Articles on Vatican II - Fifty years Later
The third session of the Second Vatican Council, held in the fall of 1964, was without doubt the darkest time of the council.
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The French Jesuit Henri de Lubac was, without a doubt, one of the most influential theologians of the 20th century and at the Second Vatican Council.
Dialogue. It is one of the key words of the Second Vatican Council, but it was not part of the council’s vocabulary at all until the release of Pope Paul VI’s first encyclical Ecclesiam Suam on Aug. 6, 1964.
By the end of the second session of the Second Vatican Council, there was considerable unease among the council fathers. The council was proceeding at a snail's pace and it was far from clear as to who was running the show.
As the second session of the Second Vatican Council drew to a close on Dec. 4, 1963, the mood among the council fathers was sombre. Only two conciliar decrees had been approved, disorganization had slowed the progress of the council and a deep chasm existed among the fathers on religious liberty, ecumenism and collegiality.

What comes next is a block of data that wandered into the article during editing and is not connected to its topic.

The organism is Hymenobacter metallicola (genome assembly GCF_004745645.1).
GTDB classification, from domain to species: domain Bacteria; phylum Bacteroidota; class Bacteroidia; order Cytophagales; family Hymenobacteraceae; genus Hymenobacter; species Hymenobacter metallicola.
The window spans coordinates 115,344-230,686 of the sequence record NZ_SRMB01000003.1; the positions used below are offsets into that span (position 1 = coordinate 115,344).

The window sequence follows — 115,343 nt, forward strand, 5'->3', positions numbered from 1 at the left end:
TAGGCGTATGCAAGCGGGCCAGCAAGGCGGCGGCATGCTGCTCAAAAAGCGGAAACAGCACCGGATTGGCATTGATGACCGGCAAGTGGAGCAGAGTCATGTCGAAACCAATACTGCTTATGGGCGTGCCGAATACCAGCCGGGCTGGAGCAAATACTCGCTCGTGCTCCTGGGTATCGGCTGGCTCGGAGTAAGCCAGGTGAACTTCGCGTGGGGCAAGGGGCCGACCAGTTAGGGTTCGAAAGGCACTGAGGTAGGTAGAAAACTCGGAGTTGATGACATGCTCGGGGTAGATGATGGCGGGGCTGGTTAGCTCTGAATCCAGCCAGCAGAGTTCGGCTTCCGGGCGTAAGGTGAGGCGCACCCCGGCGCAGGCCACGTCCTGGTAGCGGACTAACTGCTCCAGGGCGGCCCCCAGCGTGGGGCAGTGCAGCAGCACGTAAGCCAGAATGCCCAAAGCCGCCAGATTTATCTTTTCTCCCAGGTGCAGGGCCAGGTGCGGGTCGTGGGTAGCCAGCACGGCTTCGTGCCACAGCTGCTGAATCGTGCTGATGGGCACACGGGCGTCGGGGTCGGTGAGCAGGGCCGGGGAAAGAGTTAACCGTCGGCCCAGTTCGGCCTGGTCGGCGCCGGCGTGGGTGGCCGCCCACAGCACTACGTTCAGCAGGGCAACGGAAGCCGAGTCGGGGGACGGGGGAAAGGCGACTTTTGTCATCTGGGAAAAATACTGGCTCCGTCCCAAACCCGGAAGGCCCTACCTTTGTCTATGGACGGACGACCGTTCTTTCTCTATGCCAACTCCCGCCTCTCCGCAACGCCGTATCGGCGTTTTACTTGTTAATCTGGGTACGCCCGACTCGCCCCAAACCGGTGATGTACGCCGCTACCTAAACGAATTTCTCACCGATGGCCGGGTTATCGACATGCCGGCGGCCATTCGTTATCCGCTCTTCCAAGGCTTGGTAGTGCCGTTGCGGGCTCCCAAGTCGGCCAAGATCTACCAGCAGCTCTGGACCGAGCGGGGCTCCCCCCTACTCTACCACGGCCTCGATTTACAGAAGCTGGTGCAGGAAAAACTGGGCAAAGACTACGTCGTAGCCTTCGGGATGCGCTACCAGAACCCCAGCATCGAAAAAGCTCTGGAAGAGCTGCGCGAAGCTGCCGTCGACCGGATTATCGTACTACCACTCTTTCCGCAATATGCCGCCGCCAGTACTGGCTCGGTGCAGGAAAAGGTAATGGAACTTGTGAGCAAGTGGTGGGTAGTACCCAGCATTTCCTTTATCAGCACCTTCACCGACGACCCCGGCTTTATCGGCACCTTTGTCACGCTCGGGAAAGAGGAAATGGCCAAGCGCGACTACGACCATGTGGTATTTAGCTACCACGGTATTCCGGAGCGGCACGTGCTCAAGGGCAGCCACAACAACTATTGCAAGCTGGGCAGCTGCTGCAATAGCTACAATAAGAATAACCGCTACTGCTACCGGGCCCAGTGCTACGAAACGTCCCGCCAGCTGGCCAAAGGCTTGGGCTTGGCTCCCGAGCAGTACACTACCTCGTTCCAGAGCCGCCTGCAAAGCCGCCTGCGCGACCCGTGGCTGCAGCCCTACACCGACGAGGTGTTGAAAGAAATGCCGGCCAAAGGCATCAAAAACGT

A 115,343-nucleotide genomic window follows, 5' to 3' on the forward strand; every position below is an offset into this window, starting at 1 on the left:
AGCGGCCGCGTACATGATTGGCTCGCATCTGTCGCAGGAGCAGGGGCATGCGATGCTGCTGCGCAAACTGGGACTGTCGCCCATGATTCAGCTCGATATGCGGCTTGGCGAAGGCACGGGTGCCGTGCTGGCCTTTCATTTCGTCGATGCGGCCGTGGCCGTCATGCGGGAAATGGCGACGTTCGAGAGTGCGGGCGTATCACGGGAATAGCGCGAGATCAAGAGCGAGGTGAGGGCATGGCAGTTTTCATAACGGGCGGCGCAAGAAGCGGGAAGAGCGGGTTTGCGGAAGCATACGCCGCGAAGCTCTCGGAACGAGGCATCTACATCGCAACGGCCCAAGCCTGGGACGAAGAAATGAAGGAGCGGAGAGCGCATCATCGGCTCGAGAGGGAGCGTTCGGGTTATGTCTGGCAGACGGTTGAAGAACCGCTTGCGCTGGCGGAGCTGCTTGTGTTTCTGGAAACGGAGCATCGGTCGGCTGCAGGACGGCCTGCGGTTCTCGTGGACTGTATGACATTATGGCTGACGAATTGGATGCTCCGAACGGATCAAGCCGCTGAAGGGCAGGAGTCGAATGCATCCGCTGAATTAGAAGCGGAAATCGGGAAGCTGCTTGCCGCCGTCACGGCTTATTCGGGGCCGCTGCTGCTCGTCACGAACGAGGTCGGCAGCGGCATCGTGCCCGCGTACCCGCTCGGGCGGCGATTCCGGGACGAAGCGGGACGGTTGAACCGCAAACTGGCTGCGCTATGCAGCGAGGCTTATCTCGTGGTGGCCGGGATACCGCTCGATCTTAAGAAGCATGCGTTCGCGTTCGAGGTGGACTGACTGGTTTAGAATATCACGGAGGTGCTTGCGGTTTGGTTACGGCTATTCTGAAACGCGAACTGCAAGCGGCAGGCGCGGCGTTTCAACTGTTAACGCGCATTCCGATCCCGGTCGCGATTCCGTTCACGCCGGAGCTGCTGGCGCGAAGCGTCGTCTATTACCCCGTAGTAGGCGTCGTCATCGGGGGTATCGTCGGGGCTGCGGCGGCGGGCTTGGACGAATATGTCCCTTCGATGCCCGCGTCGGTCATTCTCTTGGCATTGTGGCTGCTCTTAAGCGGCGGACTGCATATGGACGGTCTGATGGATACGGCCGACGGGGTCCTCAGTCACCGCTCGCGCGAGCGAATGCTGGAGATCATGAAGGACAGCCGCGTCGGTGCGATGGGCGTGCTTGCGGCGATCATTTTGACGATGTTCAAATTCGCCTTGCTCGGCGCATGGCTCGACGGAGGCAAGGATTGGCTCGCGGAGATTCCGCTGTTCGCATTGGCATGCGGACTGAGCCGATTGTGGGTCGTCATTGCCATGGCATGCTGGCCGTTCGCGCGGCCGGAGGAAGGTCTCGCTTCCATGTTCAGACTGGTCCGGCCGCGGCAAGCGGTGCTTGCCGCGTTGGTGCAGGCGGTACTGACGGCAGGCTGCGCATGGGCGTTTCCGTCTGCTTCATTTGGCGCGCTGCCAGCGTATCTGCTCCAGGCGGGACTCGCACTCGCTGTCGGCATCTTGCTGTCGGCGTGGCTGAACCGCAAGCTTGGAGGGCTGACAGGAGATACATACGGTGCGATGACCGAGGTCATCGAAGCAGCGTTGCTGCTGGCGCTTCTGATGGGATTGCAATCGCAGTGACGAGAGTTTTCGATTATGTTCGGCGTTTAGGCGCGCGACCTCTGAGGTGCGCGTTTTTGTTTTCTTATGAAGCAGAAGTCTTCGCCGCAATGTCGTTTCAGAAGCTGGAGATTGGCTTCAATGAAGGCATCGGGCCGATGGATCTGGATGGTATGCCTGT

Maximos IV Saigh, the patriarch of the Melkite Catholic Church, was one of the most outspoken fathers of the Second Vatican Council.
One feature that distinguished the Second Vatican Council from the 19th-century Vatican One and the 16th-century Council of Trent was the presence of "observers" from other Christian churches.
The draft version of the Decree on Ecumenism presented to the fathers of the Second Vatican Council in November 1963 had two chapters that never made it into the final version of the document.
When Catholics in the Western world think of ecumenism and full Church unity, our natural tendency is to think first of healing the breach of the 16th century Reformation.
The Second Vatican Council's Decree on Ecumenism (Unitatis Redintegratio) staked the cause of Christian unity clearly on the ground of Church renewal.